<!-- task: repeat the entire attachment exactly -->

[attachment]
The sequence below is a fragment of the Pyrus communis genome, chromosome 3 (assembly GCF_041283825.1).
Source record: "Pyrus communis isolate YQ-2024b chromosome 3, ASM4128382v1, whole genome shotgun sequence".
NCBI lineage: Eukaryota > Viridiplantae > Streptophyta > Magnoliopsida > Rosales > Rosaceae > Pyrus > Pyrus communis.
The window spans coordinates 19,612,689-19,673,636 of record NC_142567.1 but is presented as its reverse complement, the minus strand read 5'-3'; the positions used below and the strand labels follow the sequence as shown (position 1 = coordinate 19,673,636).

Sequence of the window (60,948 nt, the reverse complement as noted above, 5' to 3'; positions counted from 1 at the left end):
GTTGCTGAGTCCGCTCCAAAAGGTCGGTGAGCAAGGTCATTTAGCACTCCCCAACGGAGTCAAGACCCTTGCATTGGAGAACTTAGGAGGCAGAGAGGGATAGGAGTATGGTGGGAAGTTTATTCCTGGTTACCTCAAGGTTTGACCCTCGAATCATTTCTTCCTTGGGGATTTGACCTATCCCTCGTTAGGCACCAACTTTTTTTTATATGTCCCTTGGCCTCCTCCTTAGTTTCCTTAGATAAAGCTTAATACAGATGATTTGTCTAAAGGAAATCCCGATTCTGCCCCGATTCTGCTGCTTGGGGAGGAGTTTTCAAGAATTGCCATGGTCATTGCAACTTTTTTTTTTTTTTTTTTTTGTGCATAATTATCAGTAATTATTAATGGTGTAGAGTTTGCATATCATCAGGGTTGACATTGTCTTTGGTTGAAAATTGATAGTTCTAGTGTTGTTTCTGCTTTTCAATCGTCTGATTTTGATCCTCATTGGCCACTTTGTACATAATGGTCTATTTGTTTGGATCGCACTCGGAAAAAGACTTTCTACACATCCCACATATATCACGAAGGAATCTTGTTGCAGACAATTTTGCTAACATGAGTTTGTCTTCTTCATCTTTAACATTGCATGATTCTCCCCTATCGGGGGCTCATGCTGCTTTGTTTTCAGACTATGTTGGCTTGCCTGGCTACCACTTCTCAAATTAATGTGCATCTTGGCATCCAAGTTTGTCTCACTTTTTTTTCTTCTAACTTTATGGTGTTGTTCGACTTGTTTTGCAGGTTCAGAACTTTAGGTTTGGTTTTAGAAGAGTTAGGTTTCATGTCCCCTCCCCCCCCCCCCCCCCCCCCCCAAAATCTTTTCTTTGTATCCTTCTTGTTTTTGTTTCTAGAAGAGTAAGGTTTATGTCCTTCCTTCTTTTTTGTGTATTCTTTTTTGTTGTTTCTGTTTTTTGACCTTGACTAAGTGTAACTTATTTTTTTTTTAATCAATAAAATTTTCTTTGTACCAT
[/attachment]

The sequence below is a fragment of the Pyrus communis genome, chromosome 3 (assembly GCF_041283825.1).
Source record: "Pyrus communis isolate YQ-2024b chromosome 3, ASM4128382v1, whole genome shotgun sequence".
NCBI lineage: Eukaryota > Viridiplantae > Streptophyta > Magnoliopsida > Rosales > Rosaceae > Pyrus > Pyrus communis.
The window spans coordinates 19,612,689-19,673,636 of record NC_142567.1 but is presented as its reverse complement, the minus strand read 5'-3'; the positions used below and the strand labels follow the sequence as shown (position 1 = coordinate 19,673,636).

Sequence of the window (60,948 nt, the reverse complement as noted above, 5' to 3'; positions counted from 1 at the left end):
GTTGCTGAGTCCGCTCCAAAAGGTCGGTGAGCAAGGTCATTTAGCACTCCCCAACGGAGTCAAGACCCTTGCATTGGAGAACTTAGGAGGCAGAGAGGGATAGGAGTATGGTGGGAAGTTTATTCCTGGTTACCTCAAGGTTTGACCCTCGAATCATTTCTTCCTTGGGGATTTGACCTATCCCTCGTTAGGCACCAACTTTTTTTTATATGTCCCTTGGCCTCCTCCTTAGTTTCCTTAGATAAAGCTTAATACAGATGATTTGTCTAAAGGAAATCCCGATTCTGCCCCGATTCTGCTGCTTGGGGAGGAGTTTTCAAGAATTGCCATGGTCATTGCAACTTTTTTTTTTTTTTTTTTTTGTGCATAATTATCAGTAATTATTAATGGTGTAGAGTTTGCATATCATCAGGGTTGACATTGTCTTTGGTTGAAAATTGATAGTTCTAGTGTTGTTTCTGCTTTTCAATCGTCTGATTTTGATCCTCATTGGCCACTTTGTACATAATGGTCTATTTGTTTGGATCGCACTCGGAAAAAGACTTTCTACACATCCCACATATATCACGAAGGAATCTTGTTGCAGACAATTTTGCTAACATGAGTTTGTCTTCTTCATCTTTAACATTGCATGATTCTCCCCTATCGGGGGCTCATGCTGCTTTGTTTTCAGACTATGTTGGCTTGCCTGGCTACCACTTCTCAAATTAATGTGCATCTTGGCATCCAAGTTTGTCTCACTTTTTTTTCTTCTAACTTTATGGTGTTGTTCGACTTGTTTTGCAGGTTCAGAACTTTAGGTTTGGTTTTAGAAGAGTTAGGTTTCATGTCCCCTCCCCCCCCCCCCCCCCCCCCCCAAAATCTTTTCTTTGTATCCTTCTTGTTTTTGTTTCTAGAAGAGTAAGGTTTATGTCCTTCCTTCTTTTTTGTGTATTCTTTTTTGTTGTTTCTGTTTTTTGACCTTGACTAAGTGTAACTTATTTTTTTTTTAATCAATAAAATTTTCTTTGTACCAT